A Different Pope, a Different President

February 7, 2013 | 0 comments

On this day in 1878 Bl. Pius IX died. Giovanni Maria Mastai-Ferreti was the second-longest reigning pope in history, after St. Peter. He oversaw the First Vatican Council (1869-1870), defined the dogma of the Immaculate Conception (1854), and became the "prisoner of the Vatican" when the Papal States fell to the army of the new Italian state. He was beatified in 2000. He commonly is said to have been a liberal when he ascended the papal throne in 1846 but became a conservative as he aged. Actually, he was largely consistent in his political and cultural views, but Europe changed rapidly around him—largely not for the better.

Photo of Jefferson DavisDuring the American Civil War the pope sent a letter to Jefferson Davis, addressing him as the "Honorable President of the Confederate States of America." This is said to have been one of the highest levels of recognition given to the Confederacy by a foreign power.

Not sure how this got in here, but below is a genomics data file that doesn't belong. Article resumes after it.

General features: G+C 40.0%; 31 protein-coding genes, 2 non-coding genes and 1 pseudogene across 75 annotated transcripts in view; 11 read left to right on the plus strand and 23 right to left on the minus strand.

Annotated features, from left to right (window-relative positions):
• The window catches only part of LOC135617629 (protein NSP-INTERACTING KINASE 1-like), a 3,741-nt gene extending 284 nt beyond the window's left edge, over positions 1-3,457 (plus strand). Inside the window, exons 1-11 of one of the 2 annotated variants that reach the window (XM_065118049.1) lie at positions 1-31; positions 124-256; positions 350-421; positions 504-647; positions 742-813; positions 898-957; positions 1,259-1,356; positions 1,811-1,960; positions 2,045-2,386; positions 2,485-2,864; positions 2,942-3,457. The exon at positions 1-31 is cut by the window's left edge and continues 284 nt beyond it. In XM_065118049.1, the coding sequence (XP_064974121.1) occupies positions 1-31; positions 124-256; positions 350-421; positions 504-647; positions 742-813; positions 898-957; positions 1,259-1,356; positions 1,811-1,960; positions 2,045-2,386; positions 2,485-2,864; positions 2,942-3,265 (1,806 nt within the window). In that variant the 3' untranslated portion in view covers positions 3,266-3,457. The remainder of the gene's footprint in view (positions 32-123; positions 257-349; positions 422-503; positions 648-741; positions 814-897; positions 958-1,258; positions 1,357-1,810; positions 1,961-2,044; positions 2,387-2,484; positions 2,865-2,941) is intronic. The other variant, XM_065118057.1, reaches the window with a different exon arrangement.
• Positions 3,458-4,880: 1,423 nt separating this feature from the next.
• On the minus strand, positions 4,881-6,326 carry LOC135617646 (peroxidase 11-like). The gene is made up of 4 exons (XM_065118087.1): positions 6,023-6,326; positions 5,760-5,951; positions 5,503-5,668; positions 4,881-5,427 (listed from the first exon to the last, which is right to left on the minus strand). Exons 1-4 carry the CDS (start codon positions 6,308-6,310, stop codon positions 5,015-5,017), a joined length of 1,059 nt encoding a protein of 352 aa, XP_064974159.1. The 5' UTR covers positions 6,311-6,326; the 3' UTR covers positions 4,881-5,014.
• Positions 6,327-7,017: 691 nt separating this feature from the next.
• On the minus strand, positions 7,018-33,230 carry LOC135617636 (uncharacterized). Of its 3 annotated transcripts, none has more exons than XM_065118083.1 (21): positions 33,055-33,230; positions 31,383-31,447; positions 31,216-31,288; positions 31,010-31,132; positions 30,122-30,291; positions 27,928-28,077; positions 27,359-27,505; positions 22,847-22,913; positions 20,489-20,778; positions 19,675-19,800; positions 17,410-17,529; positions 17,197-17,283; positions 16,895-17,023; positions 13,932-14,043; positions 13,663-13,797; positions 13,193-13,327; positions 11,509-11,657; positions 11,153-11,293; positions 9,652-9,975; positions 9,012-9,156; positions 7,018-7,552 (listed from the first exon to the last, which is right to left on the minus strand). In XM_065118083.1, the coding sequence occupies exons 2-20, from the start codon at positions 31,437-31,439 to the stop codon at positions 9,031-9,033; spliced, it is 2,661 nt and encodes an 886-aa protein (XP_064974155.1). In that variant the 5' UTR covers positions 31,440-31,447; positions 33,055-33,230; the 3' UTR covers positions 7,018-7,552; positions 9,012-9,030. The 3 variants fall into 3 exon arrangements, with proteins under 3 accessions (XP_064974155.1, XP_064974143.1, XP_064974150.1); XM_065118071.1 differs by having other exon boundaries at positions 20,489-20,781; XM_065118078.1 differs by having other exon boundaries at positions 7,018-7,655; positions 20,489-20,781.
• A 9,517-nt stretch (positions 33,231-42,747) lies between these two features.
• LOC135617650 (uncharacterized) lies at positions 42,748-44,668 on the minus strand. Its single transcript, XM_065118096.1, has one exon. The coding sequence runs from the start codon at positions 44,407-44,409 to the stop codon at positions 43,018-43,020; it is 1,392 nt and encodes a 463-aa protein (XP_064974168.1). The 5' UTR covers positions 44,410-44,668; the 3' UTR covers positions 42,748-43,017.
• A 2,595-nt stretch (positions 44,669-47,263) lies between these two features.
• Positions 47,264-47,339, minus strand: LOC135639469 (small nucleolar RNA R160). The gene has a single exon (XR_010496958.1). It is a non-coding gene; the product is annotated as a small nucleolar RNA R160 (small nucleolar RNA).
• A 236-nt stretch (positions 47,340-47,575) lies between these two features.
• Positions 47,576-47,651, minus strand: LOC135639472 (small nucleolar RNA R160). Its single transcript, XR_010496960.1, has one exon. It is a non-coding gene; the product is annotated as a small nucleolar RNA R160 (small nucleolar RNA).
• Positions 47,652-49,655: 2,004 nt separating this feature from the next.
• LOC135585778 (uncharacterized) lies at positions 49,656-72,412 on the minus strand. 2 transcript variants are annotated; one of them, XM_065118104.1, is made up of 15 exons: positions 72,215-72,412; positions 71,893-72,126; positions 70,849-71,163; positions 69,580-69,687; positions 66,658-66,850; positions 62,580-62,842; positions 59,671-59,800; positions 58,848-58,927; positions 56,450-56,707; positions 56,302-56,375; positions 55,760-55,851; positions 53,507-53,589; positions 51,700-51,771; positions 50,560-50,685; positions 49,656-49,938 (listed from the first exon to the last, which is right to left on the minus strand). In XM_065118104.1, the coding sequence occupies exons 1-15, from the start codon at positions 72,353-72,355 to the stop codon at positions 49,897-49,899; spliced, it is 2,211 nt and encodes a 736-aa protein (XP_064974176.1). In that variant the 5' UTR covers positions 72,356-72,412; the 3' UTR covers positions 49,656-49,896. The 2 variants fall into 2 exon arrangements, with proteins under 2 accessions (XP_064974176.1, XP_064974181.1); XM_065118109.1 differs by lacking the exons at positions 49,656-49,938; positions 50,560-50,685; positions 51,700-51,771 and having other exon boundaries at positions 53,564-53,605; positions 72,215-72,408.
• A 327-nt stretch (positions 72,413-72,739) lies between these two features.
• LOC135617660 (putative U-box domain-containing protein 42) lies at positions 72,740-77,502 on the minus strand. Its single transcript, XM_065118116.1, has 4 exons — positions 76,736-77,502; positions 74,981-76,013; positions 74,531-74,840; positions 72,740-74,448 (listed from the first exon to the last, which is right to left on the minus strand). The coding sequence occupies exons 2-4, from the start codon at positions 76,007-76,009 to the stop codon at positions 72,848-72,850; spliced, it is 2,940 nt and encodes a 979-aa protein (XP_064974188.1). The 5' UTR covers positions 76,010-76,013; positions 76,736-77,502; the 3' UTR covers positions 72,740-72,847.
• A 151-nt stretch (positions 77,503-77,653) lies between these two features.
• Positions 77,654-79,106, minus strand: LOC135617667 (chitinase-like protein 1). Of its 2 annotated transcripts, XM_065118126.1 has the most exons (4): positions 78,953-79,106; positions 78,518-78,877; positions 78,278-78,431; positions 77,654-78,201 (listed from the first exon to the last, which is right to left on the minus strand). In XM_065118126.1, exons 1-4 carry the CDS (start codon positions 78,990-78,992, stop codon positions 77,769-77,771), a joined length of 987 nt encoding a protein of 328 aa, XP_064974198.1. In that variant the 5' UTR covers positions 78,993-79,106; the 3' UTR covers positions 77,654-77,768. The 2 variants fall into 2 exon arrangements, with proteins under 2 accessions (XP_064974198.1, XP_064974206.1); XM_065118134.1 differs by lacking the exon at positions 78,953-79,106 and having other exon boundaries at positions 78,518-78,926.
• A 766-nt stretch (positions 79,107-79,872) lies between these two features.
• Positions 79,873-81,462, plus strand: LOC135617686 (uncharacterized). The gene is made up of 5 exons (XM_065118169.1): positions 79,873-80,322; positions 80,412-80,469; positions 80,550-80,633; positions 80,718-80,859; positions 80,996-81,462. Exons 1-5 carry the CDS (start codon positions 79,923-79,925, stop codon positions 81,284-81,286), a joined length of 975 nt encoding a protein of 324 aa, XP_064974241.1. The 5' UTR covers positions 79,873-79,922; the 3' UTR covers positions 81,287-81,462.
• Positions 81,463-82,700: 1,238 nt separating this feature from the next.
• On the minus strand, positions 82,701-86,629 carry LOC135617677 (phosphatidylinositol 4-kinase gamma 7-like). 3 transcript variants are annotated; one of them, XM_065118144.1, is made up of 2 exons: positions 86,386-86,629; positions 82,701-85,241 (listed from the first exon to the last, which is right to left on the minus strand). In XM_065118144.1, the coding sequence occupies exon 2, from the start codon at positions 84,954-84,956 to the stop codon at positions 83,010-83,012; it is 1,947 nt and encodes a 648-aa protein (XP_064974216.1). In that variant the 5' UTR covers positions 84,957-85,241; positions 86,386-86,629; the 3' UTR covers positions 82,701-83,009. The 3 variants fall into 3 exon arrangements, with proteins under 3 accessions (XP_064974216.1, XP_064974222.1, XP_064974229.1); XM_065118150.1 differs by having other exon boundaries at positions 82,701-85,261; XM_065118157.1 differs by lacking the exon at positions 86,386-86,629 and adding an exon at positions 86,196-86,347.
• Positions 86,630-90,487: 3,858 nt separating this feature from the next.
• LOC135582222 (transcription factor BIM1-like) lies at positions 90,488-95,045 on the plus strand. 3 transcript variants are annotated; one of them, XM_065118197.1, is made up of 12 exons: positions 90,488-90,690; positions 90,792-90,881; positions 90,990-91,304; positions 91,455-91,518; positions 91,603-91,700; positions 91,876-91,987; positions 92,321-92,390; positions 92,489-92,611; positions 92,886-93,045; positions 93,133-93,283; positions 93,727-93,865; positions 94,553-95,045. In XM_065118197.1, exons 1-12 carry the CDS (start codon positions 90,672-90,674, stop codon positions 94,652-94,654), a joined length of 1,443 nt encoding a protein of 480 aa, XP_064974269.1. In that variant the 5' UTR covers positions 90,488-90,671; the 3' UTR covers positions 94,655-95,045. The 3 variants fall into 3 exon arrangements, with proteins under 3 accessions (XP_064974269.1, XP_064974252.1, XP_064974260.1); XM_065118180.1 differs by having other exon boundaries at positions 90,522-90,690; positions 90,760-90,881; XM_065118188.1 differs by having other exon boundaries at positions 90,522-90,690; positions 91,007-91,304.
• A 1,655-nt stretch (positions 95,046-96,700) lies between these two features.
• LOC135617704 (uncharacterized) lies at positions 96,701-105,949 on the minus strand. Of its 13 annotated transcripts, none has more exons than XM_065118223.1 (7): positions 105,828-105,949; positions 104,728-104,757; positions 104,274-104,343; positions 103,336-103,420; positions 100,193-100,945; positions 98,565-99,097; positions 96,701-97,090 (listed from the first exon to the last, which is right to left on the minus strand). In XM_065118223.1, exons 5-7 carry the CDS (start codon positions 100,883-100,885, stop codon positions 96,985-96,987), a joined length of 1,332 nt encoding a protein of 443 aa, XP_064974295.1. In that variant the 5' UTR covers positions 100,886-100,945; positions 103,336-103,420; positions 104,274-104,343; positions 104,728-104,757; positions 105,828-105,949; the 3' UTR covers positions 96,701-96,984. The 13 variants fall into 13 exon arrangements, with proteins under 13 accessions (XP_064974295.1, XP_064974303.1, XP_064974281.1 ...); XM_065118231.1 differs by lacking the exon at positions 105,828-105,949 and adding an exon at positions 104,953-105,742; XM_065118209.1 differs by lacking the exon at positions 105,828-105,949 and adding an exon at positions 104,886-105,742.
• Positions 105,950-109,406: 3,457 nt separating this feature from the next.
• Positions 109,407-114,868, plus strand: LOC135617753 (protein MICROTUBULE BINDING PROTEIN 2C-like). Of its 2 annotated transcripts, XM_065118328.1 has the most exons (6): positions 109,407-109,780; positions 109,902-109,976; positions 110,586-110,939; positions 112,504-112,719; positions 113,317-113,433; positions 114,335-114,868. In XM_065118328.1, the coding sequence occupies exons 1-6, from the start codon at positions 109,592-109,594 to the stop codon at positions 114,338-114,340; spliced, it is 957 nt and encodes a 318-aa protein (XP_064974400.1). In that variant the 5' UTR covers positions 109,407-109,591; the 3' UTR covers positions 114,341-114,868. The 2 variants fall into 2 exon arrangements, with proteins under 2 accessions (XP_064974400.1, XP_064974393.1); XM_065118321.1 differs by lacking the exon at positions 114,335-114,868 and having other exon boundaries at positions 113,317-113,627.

After the war Davis was incarcerated in a federal prison. Pius IX sent him a large photograph of himself with the words of Matthew 11:28: "Venite ad me omnes qui laboratis, et ego reficiam vos, dicit Dominus" ("Come to me all you who labor and I will give you rest, says the Lord").

The story goes that the pope also sent Davis a crown of thorns fashioned by his own hands. This is incorrect. The crown actually was made by Davis's wife, Varina.


Karl Keating is founder and president of Catholic Answers, the country’s largest apologetics and evangelization organization. He is the author of five books, including Catholicism and Fundamentalism and What Catholics Really Believe.

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